If someone has overdosed on heroin, naloxone will block and reverse the life-threatening effects.
Naloxone is approved by the U.S. Food & Drug Administration (FDA) and is available as a nasal spray (Narcan) and injection (Evzio).
How Naloxone Treats Heroin Overdose
When a person overdoses on heroin, they can experience severe depression of the central nervous system and respiratory system.
Naloxone works to counteract these life-threatening symptoms, restoring normal breathing by opening up the airways.
It does this by acting as an opioid antagonist, which means it blocks opioid receptors from being activated.
These receptors are located in the brain, brain stem, gastrointestinal tract, spinal cord, and peripheral nerves.
This process forces all other opioids off those receptors, which is why the effects of heroin stop.
How To Use Narcan In Case Of Heroin Overdose
Narcan is the nasal spray version of naloxone.
To administer Narcan, follow these steps:
- Place the tip of the nozzle in either nostril and hold until your fingers touch the bottom of the person’s nose.
- Press the red plunger. This will release the dose of medicine into the person’s nose.
- If after two to three minutes breathing does not return to normal, or if breathing difficulty comes back, give a second dose with a new device in the other nostril.
Even if you are not completely sure what substances the person has overdosed on, if you suspect heroin is involved, go ahead and administer Narcan.
Naloxone has no known adverse effects in cases of non-opioid overdoses.
How To Use Evzio In Case Of Heroin Overdose
Evzio an auto-injector version of naloxone.
To administer Evzio, follow these steps:
- Pull the naloxone auto-injector from the outer case.
- Pull off the red safety guard. Do not touch the black base of the auto-injector — this is where the needle comes out.
- Place the black end of the auto-injector against the outer thigh. This can be over top of clothing if needed.
- Press firmly and hold for five seconds.
- If symptoms return, you may use a new auto-injector every two to three minutes until emergency services arrive.
Disclaimer: This is not medical advice and should not be used in placement of seeking emergency medical services in the case of a heroin overdose.
How Long Does Naloxone Last In The Body?
The life-saving effects of naloxone will last for 30 to 90 minutes. All the while, heroin is still present in the body.
After the naloxone wears off, the opioids will return to their receptors and the harmful effects of heroin will resume.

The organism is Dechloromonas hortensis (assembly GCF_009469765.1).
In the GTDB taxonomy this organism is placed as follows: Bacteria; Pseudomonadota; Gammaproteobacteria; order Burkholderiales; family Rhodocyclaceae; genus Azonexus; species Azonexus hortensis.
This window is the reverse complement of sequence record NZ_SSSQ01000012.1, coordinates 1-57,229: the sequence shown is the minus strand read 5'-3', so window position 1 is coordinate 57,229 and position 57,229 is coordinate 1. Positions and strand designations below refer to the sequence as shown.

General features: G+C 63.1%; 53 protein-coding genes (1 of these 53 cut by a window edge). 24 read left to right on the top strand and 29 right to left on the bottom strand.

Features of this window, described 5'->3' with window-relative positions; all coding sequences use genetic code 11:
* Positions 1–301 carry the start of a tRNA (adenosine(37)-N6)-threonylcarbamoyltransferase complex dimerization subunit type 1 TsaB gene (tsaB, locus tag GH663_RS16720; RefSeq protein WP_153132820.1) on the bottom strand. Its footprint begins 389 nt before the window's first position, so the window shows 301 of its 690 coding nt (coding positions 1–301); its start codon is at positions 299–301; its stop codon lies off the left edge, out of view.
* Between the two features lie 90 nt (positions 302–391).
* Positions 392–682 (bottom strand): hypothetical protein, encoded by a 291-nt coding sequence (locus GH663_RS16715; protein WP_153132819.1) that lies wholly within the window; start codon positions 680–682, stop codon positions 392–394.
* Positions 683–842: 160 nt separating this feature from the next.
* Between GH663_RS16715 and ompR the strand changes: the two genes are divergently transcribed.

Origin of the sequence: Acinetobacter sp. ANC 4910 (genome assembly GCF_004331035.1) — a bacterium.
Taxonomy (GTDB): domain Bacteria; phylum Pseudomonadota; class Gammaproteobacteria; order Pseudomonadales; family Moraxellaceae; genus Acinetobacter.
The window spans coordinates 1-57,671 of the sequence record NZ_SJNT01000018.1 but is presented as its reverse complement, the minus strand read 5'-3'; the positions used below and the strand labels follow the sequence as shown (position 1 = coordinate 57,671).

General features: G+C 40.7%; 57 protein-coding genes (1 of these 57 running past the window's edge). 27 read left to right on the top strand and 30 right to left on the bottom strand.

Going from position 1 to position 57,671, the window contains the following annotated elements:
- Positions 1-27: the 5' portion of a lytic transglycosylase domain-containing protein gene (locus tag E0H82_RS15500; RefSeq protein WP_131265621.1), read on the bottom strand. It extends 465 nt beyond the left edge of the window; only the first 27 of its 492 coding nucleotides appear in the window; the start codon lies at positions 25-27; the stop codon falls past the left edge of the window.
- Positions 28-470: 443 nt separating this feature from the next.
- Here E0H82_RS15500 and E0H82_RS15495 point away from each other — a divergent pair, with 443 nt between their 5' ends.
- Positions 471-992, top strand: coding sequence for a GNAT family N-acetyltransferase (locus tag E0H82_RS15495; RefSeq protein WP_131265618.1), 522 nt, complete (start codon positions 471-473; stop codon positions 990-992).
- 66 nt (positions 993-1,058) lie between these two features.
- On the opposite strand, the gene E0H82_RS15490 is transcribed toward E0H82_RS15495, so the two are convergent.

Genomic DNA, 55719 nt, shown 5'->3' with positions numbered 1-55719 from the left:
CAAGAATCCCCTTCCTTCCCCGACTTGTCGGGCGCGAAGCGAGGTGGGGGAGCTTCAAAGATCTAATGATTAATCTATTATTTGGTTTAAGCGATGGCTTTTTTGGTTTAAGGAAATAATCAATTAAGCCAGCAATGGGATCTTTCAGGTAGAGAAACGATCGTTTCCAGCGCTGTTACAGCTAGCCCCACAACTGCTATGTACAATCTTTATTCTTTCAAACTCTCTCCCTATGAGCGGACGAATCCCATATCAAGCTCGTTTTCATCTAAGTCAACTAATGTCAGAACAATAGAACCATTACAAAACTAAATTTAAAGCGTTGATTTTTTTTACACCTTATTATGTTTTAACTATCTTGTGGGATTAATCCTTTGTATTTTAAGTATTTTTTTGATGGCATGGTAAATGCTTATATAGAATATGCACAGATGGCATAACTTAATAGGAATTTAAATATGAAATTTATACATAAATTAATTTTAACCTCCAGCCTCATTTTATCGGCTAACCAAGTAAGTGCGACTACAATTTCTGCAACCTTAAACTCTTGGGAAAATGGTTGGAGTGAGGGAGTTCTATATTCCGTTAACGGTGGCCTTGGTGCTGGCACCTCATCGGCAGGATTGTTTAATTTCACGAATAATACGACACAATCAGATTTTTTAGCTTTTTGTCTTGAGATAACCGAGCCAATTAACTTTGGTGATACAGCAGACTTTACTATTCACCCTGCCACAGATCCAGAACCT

This is why it’s extremely important to seek medical attention immediately in the case of an overdose. Naloxone is effective as an emergency measure but should be followed up right away.
Naloxone will only temporarily restore the drive to breathe. In the event of an overdose, call 911 immediately and get proper medical help.
Who Has Access To Naloxone?
Naloxone is accessible to anyone who might need it. Those who abuse heroin, their friends and family members, and anyone else who may need it can obtain naloxone.
There were skeptics in the initial rollout of naloxone products who worried that giving the public access to the overdose-reversing drug may only encourage the use of dangerous opioids.
But the life-saving capabilities of naloxone overrode any fear of an increase in opioid usage, such as heroin.
Can Naloxone Be Addictive?
Naloxone is a non-addictive drug that does not produce a high. It’s a non-scheduled drug, meaning it has no potential for abuse.
It only works if a person has opioids in their system, otherwise, it has no effect whatsoever.
Get Treatment For Heroin Overdose And Addiction
You’re not alone in your struggle with heroin, or your experience in helping a loved one with an addiction.
When you call our helpline, you’ll be connected with someone who understands addiction and can help to point you in the right direction for recovery.
Call our helpline to learn more about heroin addiction treatment options.
Addiction Resource aims to provide only the most current, accurate information in regards to addiction and addiction treatment, which means we only reference the most credible sources available.
These include peer-reviewed journals, government entities and academic institutions, and leaders in addiction healthcare and advocacy. Learn more about how we safeguard our content by viewing our editorial policy.
- Centers for Disease Control and Prevention (CDC) — Reverse Overdose to Prevent Death
- Naloxone Auto-injector — How to use naloxone auto-injector
- NARCAN ® Nasal Spray — How to Use NARCAN ® Nasal Spray
- U.S. National Library of Medicine: MedlinePlus — How Naloxone Saves Lives in Opioid Overdose